Atypical MM Romance. This is at least a somewhat atypical MM romance in that we get two guys who neither one is a big fan of penetration (and yet, it *does* happen – a couple of times, at least) and who are both fairly well fleshed out in their motivations and who they are, and both ring fairly true. One is the Navy guy that finds himself at a career crossroad, the other is a single uncle/dad going through a messy divorce. Being at a bit of a career crossroad myself and having a few nieces and a nephew and having to at least consider what happens here… yeah. Both of the situations here hit hard. The steam… not so much. I think I’ve seen coffee with thicker steam, but I actually *like* that about this tale – it is part of its atypicality, in very good ways. If you’re into radioactive heat and steam you can’t see your hand in front of your face through… this isn’t for you. If you’re more into *real* without being *too real* (ie, “real”, but still escapist)… this is going to be more your thing. Overall a strong continuation of this series, and I’m looking forward to seeing where Albert takes this next. Very much recommended.
This week we’re looking at a story that I could very easily have seen my own grandparents living elements of in their actual lives during WWII – it truly feels that real and that authentic. This week, we’re looking at Until We Meet by Camille Di Maio.
All Too Real. Di Maio has made a name for herself taking various historical events and wrapping a fictional story around them that stays true to the real world yet tells her own story – and this book is exactly that. Here, she tackles life in New York and specifically around the Brooklyn Navy Yard as it builds the last of the great battleships – the Missouri – and the newest generation of naval ships – the aircraft carrier. At the same time and across the Atlantic, she also tackles life as a new kind of infantry soldier – the Airborne – as they train in England after the US enters the war, attack Normandy on D-Day, survive Market Garden and the Battle of the Bulge and finally the end of the war. In both places, Di Maio does a stunning job of being true and accurate (mostly) to the era, and it is very easy for many Americans to see their own parents / grandparents / (and now great grandparents) largely living exactly these types of situations. Di Maio doesn’t hold back from the various tragedies of the era, but she also doesn’t hold back in showing people who were even then “outside the norm” though revealing exactly which norms of the era were broken would delve into spoiler territory – read the book for yourself to see them. 🙂 And yet, through all of this, this is still ultimately a women’s fiction tale that could alternatively be classified (technically) as a historical romance, and indeed it really works in either genre. Very much recommended.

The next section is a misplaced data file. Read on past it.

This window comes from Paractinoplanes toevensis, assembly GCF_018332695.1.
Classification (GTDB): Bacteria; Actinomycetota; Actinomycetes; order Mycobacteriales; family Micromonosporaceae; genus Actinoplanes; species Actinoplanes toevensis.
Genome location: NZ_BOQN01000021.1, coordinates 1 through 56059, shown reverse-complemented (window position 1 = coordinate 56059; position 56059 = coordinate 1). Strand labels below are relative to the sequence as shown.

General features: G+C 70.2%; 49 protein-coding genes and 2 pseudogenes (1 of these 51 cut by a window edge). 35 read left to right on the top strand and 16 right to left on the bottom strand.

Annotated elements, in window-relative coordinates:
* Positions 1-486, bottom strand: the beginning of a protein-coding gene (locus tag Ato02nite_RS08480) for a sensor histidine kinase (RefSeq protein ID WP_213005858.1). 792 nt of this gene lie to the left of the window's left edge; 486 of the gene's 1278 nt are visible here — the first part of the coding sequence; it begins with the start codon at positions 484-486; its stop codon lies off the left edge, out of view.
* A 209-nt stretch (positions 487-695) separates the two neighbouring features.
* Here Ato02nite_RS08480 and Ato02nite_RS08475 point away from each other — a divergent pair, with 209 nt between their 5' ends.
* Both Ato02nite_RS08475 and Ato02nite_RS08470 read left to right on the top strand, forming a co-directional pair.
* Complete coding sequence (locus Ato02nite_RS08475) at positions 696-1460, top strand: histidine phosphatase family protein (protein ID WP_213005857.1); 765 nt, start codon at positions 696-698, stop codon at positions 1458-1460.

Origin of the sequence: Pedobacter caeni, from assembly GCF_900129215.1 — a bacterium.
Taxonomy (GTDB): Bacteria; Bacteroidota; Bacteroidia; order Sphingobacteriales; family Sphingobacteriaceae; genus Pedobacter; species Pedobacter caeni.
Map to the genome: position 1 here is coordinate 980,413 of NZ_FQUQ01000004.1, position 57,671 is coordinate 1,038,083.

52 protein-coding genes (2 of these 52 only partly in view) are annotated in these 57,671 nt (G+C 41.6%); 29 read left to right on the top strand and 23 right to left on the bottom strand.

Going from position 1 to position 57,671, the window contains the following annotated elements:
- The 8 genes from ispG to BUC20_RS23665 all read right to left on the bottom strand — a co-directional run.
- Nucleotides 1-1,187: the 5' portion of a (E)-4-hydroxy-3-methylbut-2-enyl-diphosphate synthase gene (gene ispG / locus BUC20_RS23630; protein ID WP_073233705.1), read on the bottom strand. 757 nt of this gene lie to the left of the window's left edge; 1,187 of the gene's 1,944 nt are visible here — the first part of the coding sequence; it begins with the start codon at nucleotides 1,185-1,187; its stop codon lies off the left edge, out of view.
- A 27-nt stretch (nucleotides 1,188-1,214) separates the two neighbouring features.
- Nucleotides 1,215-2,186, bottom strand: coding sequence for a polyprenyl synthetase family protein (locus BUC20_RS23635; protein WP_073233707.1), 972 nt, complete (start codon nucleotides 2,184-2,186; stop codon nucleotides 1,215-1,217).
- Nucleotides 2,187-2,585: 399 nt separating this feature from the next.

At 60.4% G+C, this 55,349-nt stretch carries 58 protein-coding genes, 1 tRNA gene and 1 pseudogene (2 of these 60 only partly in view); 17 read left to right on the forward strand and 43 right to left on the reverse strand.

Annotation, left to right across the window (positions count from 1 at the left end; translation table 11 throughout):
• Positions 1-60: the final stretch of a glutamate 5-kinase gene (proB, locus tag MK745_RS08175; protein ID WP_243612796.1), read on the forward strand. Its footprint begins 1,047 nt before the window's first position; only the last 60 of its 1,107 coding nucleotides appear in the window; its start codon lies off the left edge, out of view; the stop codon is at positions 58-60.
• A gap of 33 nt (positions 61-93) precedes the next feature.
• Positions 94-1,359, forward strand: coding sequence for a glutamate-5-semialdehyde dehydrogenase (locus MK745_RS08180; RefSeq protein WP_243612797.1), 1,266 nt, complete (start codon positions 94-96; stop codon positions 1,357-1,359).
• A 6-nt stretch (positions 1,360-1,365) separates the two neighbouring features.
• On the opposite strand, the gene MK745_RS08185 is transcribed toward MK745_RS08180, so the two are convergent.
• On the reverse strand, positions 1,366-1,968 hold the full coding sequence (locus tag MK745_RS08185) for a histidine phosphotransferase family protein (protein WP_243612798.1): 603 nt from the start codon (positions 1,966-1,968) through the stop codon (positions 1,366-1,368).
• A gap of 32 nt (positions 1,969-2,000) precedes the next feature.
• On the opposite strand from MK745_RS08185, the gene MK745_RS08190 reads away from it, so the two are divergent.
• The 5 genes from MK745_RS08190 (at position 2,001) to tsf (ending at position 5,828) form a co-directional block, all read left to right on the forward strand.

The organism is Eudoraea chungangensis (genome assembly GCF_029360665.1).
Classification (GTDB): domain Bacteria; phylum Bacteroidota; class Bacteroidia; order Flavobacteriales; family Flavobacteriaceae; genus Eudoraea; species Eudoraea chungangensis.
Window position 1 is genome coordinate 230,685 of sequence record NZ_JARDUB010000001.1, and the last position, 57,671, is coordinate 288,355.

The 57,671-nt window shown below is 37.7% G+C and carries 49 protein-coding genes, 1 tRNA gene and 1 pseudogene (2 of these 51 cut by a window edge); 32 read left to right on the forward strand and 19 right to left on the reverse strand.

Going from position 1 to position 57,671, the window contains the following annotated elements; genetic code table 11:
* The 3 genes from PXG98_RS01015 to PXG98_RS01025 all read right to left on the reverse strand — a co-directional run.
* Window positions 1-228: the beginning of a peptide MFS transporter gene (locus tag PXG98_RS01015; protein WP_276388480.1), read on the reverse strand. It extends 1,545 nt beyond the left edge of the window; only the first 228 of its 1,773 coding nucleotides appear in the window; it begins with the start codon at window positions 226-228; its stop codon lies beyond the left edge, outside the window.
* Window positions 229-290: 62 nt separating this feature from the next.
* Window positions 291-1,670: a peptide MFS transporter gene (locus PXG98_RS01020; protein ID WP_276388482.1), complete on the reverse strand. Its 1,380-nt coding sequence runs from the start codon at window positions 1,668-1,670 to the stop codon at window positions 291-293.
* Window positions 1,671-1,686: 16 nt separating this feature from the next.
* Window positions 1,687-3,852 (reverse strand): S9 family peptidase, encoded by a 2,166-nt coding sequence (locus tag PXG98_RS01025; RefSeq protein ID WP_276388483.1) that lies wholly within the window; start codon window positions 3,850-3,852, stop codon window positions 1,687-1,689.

Here’s what I had to say about it on Goodreads:
Solid Military Romance. This is a fairly standard romance / Annabeth Albert romance with one guy in uniform and the other not… and eventually, neither is. 😉 She’s done the virgin thing at least once or twice (I fully cop to not reading her full back catalog, and I seem to remember her covering this even in the books I *have* read from her), and here it works just as well as it did the last time. For those looking for “clean” / “sweet” romance… Albert uses the virgin trope to explore as many successive sex acts as she can squeeze into a book. So this won’t be something that fits those definitions, but will work well within the more general romance/ gay romance reader crowd. The family dynamics are fun, some of the situations border on silly yet work, and the military scenes are accurate enough for someone who is only vaguely aware of US Navy operations. Looking forward to seeing where this new series will go. Very much recommended.
After the jump, an excerpt and the details about the book from the publisher, including the book description, author bio and social media links, and links to buy the book.
Continue reading “#BlogTour: Sailor Proof by Annabeth Albert”
Riveting and Illuminating. Despite being one of those “know a little about a lot” types, I fully admit that prior to reading this book, I didn’t know much about the Bismark or its sinking. I knew that it was the pride of the Nazi German Navy during WWII, that it was supposedly the most deadly ship afloat, and that it was sunk in a famous naval battle. Thus sums up my knowledge of the topic prior to reading this book. Yet Konstam does a deep dive into the full history of the Bismark and the events leading to its demise, and he does it in a very readable fashion almost akin to watching an actual movie about it. Thus, this naval historian – not exactly a group known for their readability outside their own circles – crafts a tale Tom Clancy would be hard pressed to top, even were he still alive. Truly excellent work. Very much recommended.